Umzingwane women bemoan rising cases of alcohol, substance abuse

29 Sep, 2022 - 13:09 0 Views
Umzingwane women bemoan rising cases of alcohol, substance abuse Innocent Katsande, UN Women communications specialist

The Herald

From Sifelani Tsiko in Umzingwane

Heavy drinking and substance abuse by artisanal miners is exposing women in Umzingwane Rural District to regular physical and verbal violence in public spaces.

Women, here, said this during a campaign titled: “Creating safe and empowering public spaces for women and girls.”

The women complained that most local men and artisanal miners, popularly known as Makorokoza, were drinking significantly more alcohol than they had in past decades with damaging results.

“The” US$1 for 2″ cheap and toxic beer brands are deadly and us as women, are paying the price of abuse in public spaces, ” said Anita Malinga, 78, of Terrylln village, in the Mawabeni area of Umzingwane district.

“Women get robbed, abused and as women we are scared of Makorokozas especially when they are heavily drunk.”

She complained that when her husband returns home from a drinking binge, he verbally abuses her.

“When my husband comes back home around 2am from beer halls in Mawabeni, he shouts at me till dawn. I have no peace.

“Beer halls should be shut down. They are destroying our marriages and peace in our homes.”

Sexual harassment and other forms of violence in public spaces are a daily reality for women and girls in Zimbabwe and most other African countries.

It happens on the streets, in public transportation, in and around schools and workplaces, in public toilets, business centres, water and food distribution points and other public spaces.

Gender-based violence cases are rising in Umzingwane due to an influx of artisanal miners who perpetuate physical and verbal violence as well as promiscuity.

“Drunken Makorokozas are now a nuisance here. They are a problem. When they have money they drink heavily and recklessly,” said Rudo Nxumalo, 59, of Mawabeni village.

“They shout at us. They vandalise our market stalls and in worst cases, they can even beat you up.

Innocent Katsande, UN Women communications specialist and Albert Nyathi, poet & UN Women violence free space campaign ambassador (centre) with women in Esigodini in Umzingwane District

“We are scared of them. Our police lack adequate resources to deal with them. So they do what they want.”

She said it was now difficult to control their children, who were now dropping out to join gold panning activities.

“Our children are getting wild once they get money from gold panning. They drink and drop out of school. Girls are lured by Makorokozas into early marriages because these guys have money. But it’s sad that these marriages do not last,” said Jemina Shoko, 52, of Sibomvu 1 township in Mawabeni.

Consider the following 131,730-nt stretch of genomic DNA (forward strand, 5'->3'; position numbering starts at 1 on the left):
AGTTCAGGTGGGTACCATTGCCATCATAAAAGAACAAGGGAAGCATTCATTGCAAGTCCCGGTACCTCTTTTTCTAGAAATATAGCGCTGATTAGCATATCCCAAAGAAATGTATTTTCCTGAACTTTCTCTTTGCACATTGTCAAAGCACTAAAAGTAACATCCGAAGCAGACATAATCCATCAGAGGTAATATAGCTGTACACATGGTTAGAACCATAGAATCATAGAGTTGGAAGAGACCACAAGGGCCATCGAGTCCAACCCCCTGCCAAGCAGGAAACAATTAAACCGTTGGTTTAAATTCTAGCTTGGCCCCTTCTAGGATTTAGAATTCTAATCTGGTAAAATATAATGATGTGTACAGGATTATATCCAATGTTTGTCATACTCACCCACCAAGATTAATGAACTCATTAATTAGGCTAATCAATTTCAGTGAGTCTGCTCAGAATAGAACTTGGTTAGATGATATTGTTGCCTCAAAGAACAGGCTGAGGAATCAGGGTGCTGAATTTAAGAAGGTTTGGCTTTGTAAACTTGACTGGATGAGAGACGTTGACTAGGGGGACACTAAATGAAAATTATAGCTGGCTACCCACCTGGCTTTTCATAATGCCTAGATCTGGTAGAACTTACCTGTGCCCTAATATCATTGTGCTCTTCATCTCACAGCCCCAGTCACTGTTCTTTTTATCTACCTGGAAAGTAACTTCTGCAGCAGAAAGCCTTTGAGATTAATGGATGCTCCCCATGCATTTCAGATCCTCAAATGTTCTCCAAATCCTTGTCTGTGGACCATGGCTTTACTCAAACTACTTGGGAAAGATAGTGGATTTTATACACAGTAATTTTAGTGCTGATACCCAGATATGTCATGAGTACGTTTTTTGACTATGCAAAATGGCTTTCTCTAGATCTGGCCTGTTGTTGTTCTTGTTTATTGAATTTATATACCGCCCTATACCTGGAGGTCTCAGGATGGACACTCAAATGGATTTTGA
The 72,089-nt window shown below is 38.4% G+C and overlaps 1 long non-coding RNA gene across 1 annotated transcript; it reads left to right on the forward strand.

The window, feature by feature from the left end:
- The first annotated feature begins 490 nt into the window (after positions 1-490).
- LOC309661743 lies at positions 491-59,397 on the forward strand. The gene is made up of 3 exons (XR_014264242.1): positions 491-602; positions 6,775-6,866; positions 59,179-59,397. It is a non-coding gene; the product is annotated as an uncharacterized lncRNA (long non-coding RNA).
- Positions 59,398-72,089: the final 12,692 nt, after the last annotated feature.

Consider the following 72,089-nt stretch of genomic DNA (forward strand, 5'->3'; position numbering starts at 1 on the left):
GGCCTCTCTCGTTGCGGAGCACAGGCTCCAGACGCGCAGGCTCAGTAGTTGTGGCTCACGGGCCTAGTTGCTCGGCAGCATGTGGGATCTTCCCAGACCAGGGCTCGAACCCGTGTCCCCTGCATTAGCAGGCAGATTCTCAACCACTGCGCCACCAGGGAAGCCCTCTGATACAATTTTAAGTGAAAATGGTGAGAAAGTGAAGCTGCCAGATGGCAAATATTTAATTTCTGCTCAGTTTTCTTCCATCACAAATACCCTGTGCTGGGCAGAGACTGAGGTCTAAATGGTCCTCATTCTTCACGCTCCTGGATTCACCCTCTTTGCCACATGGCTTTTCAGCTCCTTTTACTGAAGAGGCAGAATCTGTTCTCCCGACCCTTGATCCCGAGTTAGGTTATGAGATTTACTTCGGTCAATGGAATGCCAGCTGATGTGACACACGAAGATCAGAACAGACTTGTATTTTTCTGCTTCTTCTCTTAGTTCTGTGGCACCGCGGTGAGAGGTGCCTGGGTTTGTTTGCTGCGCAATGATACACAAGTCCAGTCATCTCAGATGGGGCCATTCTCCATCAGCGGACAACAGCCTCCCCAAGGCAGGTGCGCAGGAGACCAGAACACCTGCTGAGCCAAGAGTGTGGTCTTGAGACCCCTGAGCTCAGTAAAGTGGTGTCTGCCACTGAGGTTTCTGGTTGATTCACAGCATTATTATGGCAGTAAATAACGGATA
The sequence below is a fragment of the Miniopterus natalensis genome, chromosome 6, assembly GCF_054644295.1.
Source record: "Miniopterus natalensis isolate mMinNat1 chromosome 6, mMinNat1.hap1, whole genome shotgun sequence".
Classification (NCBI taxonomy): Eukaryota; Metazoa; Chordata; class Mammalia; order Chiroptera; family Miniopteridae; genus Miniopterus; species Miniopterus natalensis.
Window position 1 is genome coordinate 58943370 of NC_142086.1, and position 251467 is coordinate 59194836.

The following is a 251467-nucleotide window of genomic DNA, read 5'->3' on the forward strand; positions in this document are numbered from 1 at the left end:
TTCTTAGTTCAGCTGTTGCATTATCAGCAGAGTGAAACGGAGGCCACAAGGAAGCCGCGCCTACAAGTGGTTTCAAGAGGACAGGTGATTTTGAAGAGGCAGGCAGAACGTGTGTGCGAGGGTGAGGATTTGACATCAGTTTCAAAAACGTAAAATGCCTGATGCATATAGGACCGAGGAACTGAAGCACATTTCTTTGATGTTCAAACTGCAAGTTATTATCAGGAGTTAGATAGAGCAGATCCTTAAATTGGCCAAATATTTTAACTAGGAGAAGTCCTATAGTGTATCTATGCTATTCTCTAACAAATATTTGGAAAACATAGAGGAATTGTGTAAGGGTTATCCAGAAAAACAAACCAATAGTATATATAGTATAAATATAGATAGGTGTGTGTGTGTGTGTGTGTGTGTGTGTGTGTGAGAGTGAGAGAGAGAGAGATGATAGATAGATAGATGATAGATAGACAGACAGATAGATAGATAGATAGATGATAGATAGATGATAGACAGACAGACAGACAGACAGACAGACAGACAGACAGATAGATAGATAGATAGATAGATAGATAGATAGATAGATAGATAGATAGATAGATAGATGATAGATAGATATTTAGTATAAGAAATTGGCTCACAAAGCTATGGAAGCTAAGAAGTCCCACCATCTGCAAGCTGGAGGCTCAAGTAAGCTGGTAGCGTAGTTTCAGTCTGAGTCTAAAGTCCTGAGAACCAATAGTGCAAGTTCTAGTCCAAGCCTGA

“The ‘Njengu’ toxic beer is causing havoc here. Makorozas fight regularly at beer halls and at times they fight over women. It’s so chaotic at times.

” Beer outlets must be banned or the closing times must be tightened to end violence against women. ”

UN Women has been working with various local NGOs and community-based organisations (CBOs) under the Spotlight Initiative supported through a partnership between the European Union and the UN to end violence against women and girls and harmful practices.

“Alcohol and substance abuse should not be an excuse for perpetually perpetrating violence against women in public spaces,” said Innocent Katsande, UN Women communications specialist.

“Being drunk is not a license to harass women in the streets. The rising trend of public violence against women and girls should not be allowed to continue. It should stop.

Katsande said the campaign aims to raise awareness of the need to respect women and girls in public spaces.

“The rising trend of abuse, harassment and violence in the streets, bus ranks, and marketplaces should stop,” he said.

“Women should be free and safe to go about their daily business without having to look over their shoulders.”

Albert Nyathi, a poet and UN Women ambassador for the violence-free spaces campaign called on men to respect women in public spaces and to desist from excessive drinking which often led to physical and verbal violence against women.

” Men must respect women. Men must at be the frontline of protecting women against physical and verbal abuse,” he said.

Zimbabwe is among the 20 countries in Africa, Latin America, Asia – Pacific and the Caribbean which have benefited from the four-year programme supported by the EU to the tune of US$30 million.

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